The father of an Irish girl who killed herself after suffering intense bullying at her new US school has decried Netflix’s new teen drama “13 Reasons Why” for glorifying suicide.

Phoebe Prince was 15-years-old when she took her own life in January 2010 after moving to Massachusetts from Fanore, Co. Clare. Six students in the South Hadley school she attended were accused of bullying the young Irish girl and given probation and community service in March 2010.

Her father Jeremy Prince has slammed the latest popular Netflix drama “13 Reasons Why.” He says the movie is “planting the seed” of suicide as an option to combat bullying in the mind of vulnerable young people.

The latest Netflix Original series takes its storyline from the Jay Asher book of the same name and focuses on a young girl who leaves tapes as her suicide note. Throughout the 13 tapes, she addresses the people in her school who she believes played a part in her final tragic decision through bullying and neglect.

"It's about the way it's presented," Prince told the Sunday Independent when speaking about the show.

"What is being publicized can be misinterpreted by the vulnerable as a solution, not as a problem."

The National Suicide Research Foundation in Ireland has also called for the show to be boycotted, claiming that the guidelines for the reporting of suicide have been completely ignored.

"These are guidelines that are endorsed by the World Health Organisation (WHO) so it is not professional for a producer or a director to not take the guidelines into consideration,” said Ella Arensman, director of research at the NSRF.

"It is unethical to present details so graphically that it can start to be damaging or suggestive for other young vulnerable people."

Those involved with the series, including principal actors and executive producer Selena Gomez, have responded to the criticism, however, claiming that the subjects of bullying and suicide should be talked about.

"We stayed very true to the book and that's initially what Jay Asher [the author] created, was a beautifully tragic, complicated yet suspenseful story, and I think that's what we wanted to do," Gomez told the AP.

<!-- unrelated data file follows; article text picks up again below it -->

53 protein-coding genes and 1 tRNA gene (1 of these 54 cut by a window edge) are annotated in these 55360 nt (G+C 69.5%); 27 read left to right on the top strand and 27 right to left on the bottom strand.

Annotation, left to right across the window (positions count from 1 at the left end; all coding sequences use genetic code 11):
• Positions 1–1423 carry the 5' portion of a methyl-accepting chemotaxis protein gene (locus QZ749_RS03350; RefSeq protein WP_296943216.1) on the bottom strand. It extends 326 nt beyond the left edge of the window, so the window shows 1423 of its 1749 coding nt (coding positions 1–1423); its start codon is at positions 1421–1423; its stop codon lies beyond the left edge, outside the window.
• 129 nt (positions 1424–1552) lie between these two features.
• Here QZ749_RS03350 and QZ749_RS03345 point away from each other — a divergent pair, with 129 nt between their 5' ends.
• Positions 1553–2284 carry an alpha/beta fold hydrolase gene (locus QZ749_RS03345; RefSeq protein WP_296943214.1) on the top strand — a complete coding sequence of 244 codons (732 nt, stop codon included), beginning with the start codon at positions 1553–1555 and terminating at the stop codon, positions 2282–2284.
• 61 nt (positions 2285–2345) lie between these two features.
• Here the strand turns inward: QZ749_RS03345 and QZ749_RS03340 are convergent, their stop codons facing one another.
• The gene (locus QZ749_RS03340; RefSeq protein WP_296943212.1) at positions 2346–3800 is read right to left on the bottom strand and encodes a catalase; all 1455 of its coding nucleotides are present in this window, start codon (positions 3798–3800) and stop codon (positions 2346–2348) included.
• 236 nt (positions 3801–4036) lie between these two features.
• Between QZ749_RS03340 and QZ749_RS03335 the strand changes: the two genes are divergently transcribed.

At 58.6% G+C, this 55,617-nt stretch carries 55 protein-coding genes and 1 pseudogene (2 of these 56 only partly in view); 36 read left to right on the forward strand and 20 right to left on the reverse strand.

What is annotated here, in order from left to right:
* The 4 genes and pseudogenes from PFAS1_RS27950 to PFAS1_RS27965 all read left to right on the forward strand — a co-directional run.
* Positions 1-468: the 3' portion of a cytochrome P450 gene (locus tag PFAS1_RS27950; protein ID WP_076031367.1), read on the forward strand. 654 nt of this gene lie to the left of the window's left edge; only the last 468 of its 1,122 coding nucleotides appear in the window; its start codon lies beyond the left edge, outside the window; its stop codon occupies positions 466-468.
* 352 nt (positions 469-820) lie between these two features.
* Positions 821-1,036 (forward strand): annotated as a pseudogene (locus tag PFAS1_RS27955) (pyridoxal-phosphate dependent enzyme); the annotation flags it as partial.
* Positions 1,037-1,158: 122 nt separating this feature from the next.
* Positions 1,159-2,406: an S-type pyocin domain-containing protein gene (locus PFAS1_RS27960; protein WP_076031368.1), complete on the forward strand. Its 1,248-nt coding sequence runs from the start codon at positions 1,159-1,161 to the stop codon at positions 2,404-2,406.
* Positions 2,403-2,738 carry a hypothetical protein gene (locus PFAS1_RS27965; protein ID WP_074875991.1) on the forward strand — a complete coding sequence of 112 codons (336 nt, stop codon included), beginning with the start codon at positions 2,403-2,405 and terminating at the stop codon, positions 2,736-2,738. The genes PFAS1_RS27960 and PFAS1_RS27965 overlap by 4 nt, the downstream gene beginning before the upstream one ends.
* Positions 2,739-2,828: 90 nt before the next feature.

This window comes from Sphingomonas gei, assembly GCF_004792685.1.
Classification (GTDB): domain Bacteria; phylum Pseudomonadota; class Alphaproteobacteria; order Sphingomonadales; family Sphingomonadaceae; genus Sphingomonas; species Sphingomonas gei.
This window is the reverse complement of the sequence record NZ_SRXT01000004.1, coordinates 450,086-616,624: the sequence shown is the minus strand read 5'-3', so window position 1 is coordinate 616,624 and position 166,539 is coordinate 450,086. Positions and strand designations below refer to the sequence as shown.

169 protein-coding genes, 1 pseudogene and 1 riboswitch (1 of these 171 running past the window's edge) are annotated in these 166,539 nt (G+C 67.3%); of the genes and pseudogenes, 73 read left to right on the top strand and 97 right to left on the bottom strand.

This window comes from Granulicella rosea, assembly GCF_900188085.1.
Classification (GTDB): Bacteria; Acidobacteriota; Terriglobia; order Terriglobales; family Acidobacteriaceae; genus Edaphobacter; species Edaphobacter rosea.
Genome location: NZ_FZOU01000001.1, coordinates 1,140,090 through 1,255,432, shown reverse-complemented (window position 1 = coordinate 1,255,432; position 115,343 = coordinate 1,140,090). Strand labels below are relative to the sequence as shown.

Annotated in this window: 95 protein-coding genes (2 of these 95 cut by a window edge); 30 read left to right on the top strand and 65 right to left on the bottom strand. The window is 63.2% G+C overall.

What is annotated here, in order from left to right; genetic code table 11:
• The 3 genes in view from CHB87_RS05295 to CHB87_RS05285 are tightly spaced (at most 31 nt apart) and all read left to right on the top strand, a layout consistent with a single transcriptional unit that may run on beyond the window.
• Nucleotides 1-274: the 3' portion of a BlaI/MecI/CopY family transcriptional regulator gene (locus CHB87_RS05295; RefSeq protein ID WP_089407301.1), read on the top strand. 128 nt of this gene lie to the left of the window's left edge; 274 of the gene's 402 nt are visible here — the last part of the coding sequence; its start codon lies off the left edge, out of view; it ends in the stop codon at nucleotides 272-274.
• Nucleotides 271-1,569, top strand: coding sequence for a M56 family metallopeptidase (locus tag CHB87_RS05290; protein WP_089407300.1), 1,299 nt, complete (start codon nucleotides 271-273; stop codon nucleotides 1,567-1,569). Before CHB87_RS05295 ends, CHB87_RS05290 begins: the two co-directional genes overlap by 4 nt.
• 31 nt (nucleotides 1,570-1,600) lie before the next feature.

"We wanted to do it justice and, yeah, [the backlash is] going to come no matter what. It's not an easy subject to talk about, but I'm very fortunate with how it's doing and I’m overwhelmed, very proud of it.”

Read more: Combating suicide in New York Irish community with Pieta House

Read more: Phoebe Prince’s mother sets the record straight on daughter’s suicide

The show’s star, Dylan Minnette, also defended the new series during an appearance on "The Ellen DeGeneres Show." Minnette claimed that it was doing parents a service.

“The main goal, I think, overall is just to start conversations that we think are necessary to be had," Minnette said, "and to bring these issues to light and to show them in a real way. And, if people are talking about it, we reached our goal — because these conversations ... people need to talk about this.”

Netflix revealed this week it will be adding a warning to the beginning of each episode of “13 Reasons Why” as an extra precaution to viewers. Any episodes that depict rape or the suicide of the show’s main character Hannah Baker already featured a warning before the episode began and the series is rated as TV-MA.

“While many of our members find the show to be a valuable driver for starting important conversations with their families, we have also heard concern from those who feel the series should carry additional advisories,” Netflix said in a statement released Monday.

Some parallels could be drawn between the fictional story of Baker’s suicide and the real-life bullying and death of young Irish schoolgirl Prince.

Speaking to the Boston Globe after six of her schoolmates were charged with bullying Prince, the schoolgirl’s mother Anne O’Brien called on them to acknowledge the pain they had caused her daughter. The Co. Clare girl became an international poster-child for the anti-bullying campaign.

O’Brien also claimed that the school and administration should have done more to protect Prince. Instead, she believes, they went some way to blaming the young girl because of the boys she dated.

Have you watched "13 Reasons Why"? Do you agree with Prince's father or is the show important for suicide and mental health awareness? Let us know your thoughts in the comments section, below.